In a more tragic case, and in my previous role as victim advocate, a defendant was arrested for a domestic violence offense and released on a PR bond. Like the previous defendant, this defendant went back and forth, in and out of jail, picking up new cases. With each new case, the judge increased the defendant’s bail. On the fourth occasion that the defendant posted bail, a $5,000 bond, he broke into a home where he believed his girlfriend resided, then shot and killed one individual and injured another.
Setting a higher monetary bond does not ensure someone will stay locked up—especially not in states that allow for commercial bonding. So if our current system isn’t working, our options are to start setting excessively high bails, removing bail as an option entirely or reforming our bail system.
Should we choose the former rather than the latter—prioritizing detention over liberties— one can land on a slippery slope. At some point, we would need to start building bigger jails, hiring more deputies and making sure taxpayers are ready for the increases to pay for it. If we are looking to try and remove all of the risk to public safety through pretrial detention, we are going to have to be ready for these tradeoffs. But even these tradeoffs wouldn’t eliminate all risk, and perhaps more importantly, they would require sacrificing our fundamental right to be presumed innocent until proven guilty.
Further, increased pretrial detention may actually result in an increase in crime when those individuals eventually do get released. Research has shown pretrial detention increases rates of recidivism upon release regardless of guilt or innocence. And then, of course, there are the people—approximately 30-45 percent without an arrest or conviction respectively—who commit horrible and heinous acts who have little-to-no criminal history.
Bail reform will help make sure people don’t remain in jail based solely on their inability to pay for their release pending trial, and instead align the system with “dangerousness” and flight risk, as intended. This is especially important since research has shown that nearly a third of felony cases are dismissed or result in acquittal.
Just as I had several cases of people getting out on high bails, I also remember many cases during the “in custody” docket in which defendants would plead guilty to offenses just to get out of jail. In hindsight, I’m troubled by how many of those individuals were being held in jail on low-level offenses—like driving under restraint—merely because they couldn’t afford their low bail.
This is why bail reform is so necessary.
Reforming Our Bail System
Bail reform does not mean that radical alternatives need to be added to our current system. But it does mean we need to be looking for alternatives to pretrial detention for individuals who do not present a danger to the community. Restricting someone’s freedom through pretrial detention should only be used for the high-risk, violent offenders. Pretrial detention should be the exception, not the norm.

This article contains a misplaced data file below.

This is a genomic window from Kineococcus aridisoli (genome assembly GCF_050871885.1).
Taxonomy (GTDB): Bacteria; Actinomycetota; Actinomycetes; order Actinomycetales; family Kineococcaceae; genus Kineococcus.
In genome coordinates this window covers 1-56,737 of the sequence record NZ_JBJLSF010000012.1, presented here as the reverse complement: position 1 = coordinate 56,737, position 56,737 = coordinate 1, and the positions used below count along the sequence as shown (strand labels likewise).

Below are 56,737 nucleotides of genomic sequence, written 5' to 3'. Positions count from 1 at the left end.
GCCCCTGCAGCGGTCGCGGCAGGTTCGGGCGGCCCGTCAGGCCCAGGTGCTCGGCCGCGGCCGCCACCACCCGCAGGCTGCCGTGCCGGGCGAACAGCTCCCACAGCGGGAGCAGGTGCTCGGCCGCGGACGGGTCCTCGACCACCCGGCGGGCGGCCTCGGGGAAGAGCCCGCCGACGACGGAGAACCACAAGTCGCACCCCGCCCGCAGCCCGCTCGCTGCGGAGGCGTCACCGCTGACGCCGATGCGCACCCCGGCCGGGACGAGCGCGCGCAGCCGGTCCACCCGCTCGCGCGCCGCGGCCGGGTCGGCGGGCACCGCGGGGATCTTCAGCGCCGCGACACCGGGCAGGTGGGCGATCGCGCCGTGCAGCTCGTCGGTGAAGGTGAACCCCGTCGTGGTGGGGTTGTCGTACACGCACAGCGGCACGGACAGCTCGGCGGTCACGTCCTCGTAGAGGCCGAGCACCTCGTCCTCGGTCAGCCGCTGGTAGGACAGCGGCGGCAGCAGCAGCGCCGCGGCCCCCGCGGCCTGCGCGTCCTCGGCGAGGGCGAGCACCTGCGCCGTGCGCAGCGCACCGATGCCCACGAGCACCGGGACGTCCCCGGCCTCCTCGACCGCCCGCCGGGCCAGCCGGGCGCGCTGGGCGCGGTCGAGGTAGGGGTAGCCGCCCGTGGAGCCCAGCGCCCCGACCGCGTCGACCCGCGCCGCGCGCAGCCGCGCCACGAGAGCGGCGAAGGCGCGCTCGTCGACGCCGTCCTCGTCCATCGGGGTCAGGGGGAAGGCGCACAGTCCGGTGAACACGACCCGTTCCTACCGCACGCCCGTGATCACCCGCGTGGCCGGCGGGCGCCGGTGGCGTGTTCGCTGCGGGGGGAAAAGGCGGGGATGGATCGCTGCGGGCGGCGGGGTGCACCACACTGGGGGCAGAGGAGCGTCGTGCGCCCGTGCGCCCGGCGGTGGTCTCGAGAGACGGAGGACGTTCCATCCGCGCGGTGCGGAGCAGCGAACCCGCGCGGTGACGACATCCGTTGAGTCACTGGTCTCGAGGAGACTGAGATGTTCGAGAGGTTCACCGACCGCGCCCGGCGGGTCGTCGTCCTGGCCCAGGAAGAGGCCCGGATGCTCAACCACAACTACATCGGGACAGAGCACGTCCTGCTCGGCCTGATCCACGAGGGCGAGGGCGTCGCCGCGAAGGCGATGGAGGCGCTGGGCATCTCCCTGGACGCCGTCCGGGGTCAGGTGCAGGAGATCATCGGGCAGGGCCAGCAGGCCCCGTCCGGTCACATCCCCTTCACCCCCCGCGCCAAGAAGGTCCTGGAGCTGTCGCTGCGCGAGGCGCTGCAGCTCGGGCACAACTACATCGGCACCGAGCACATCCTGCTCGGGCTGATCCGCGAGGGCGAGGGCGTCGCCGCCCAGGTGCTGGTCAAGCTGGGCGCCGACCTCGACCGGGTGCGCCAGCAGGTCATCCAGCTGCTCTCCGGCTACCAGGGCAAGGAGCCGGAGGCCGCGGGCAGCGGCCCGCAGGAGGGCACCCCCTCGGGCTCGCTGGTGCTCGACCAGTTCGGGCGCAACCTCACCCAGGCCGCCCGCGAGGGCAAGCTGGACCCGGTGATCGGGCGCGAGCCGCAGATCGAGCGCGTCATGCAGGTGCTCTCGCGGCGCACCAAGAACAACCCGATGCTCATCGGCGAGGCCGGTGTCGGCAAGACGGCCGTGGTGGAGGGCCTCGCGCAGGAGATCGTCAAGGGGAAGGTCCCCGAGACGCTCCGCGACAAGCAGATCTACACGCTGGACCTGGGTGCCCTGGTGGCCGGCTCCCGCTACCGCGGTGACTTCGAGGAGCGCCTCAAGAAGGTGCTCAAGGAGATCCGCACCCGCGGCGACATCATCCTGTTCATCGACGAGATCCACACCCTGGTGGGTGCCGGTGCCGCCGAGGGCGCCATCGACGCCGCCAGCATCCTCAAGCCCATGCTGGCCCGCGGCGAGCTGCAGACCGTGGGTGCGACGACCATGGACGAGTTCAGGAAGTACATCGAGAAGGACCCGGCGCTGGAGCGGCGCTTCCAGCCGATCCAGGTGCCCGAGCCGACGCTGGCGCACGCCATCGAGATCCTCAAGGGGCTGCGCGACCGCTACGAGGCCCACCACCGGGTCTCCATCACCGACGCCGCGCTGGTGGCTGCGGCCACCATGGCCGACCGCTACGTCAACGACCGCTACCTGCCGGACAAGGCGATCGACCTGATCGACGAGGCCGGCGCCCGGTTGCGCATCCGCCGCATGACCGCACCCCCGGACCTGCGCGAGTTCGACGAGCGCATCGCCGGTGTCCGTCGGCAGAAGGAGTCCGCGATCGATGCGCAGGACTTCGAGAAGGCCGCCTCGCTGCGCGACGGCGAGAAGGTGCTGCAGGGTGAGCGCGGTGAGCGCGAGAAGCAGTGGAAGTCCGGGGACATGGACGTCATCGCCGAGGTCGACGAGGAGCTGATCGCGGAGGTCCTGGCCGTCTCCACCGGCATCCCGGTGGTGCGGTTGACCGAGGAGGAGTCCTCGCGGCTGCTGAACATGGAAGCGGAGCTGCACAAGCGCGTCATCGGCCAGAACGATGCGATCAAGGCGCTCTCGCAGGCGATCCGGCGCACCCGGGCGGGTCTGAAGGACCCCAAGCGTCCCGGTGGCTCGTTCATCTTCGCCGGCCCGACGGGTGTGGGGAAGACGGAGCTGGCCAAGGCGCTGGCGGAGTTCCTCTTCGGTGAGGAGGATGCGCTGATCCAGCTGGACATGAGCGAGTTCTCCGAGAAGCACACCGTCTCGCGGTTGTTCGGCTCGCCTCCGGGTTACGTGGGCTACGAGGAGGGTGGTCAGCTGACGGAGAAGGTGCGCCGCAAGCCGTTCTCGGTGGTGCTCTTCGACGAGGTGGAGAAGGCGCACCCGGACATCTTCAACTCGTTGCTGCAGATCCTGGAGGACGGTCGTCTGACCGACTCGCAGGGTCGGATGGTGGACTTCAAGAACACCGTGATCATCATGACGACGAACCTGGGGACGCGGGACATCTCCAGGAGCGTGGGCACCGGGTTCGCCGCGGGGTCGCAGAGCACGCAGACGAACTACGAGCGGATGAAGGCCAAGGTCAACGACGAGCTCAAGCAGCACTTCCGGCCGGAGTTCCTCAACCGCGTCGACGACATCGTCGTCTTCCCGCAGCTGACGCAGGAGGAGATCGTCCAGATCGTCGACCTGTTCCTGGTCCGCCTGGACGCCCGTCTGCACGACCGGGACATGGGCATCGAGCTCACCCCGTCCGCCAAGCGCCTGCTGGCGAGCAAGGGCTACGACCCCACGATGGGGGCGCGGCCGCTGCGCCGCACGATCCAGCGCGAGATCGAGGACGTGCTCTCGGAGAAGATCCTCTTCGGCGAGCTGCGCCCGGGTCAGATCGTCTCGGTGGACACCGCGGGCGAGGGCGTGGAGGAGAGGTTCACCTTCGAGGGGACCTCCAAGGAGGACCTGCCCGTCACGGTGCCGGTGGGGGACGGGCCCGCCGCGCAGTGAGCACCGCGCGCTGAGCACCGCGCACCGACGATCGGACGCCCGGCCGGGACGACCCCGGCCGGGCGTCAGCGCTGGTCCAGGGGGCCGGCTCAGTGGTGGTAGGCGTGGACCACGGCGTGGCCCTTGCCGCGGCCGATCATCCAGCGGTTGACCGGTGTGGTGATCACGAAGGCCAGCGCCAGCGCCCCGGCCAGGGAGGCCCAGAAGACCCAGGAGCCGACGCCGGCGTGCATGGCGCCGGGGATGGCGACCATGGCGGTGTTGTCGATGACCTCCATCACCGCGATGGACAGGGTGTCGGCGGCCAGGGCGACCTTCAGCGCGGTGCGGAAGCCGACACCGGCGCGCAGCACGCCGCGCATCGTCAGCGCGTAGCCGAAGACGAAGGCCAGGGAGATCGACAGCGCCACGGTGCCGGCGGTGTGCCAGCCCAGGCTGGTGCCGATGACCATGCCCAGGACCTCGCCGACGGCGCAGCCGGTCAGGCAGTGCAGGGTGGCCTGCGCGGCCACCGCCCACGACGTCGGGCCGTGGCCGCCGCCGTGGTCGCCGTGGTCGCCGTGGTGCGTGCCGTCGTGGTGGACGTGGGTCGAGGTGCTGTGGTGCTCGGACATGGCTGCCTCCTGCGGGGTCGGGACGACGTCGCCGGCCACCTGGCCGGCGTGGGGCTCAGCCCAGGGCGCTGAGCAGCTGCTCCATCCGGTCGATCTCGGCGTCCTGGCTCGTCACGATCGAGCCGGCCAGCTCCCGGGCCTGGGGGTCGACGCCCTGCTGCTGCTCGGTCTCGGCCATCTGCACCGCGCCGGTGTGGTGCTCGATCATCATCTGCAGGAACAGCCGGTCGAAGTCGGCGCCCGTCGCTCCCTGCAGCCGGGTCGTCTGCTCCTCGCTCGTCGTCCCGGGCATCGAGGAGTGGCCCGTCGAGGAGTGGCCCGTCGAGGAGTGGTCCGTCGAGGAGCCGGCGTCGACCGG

As it pertains to non-violent offenders, there are plenty of options that have already been implemented in several jurisdictions. These include:
- Pretrial risk assessments are predictive tools that attempt to estimate a person’s potential risk of re-offending using a scored questionnaire examining certain criminogenic factors. The risk assessment is then given to the judge presiding over the bail hearing to help direct his or her decision on bail.
- Home detention confines someone to their home when not engaging in rehabilitative or pro-social activities like school or work. Home detention often requires the defendant to use a tracking system so their whereabouts can be monitored.
- Pretrial Support and Supervision Services can include drug testing, drug treatment, electronic monitoring and supervision by a pretrial services officer. It could also include support for mental health, childcare and transportation.
- Other conditions of bail can include relinquishing weapons, following conditions of a protection order, etc.
All of these alternatives to cash bail or incarceration have shown promise without completely violating someone’s freedom prior to conviction. It is key, though, that these tools are in place and used appropriately should cash bail be pushed back. And there would continue to be a pretrial detention—without a right to bail—option when the “proof is evident and the presumption is great” that an individual has committed a violent crime.
To be sure, what happened in Waukesha, Wis. is nothing short of horrific tragedy that highlights the flaws of our current systems. But the ongoing balancing of public safety with the preservation of individual civil liberties is an exceedingly difficult task with potentially harmful consequences for both the accused and their communities.
The reality is, bail reform is a work in progress. Yet, the determining factor for release or confinement should not be a monetary one. There is no established dollar amount that guarantees public safety or a return to court for future judicial proceedings. We cannot let “perfect” be the enemy of the “good”—or in this case, something smarter, safer and fairer—and we certainly cannot operate as a society of “guilty until proven innocent.” The fight for bail reform must continue, with instances like this one informing where, how and why.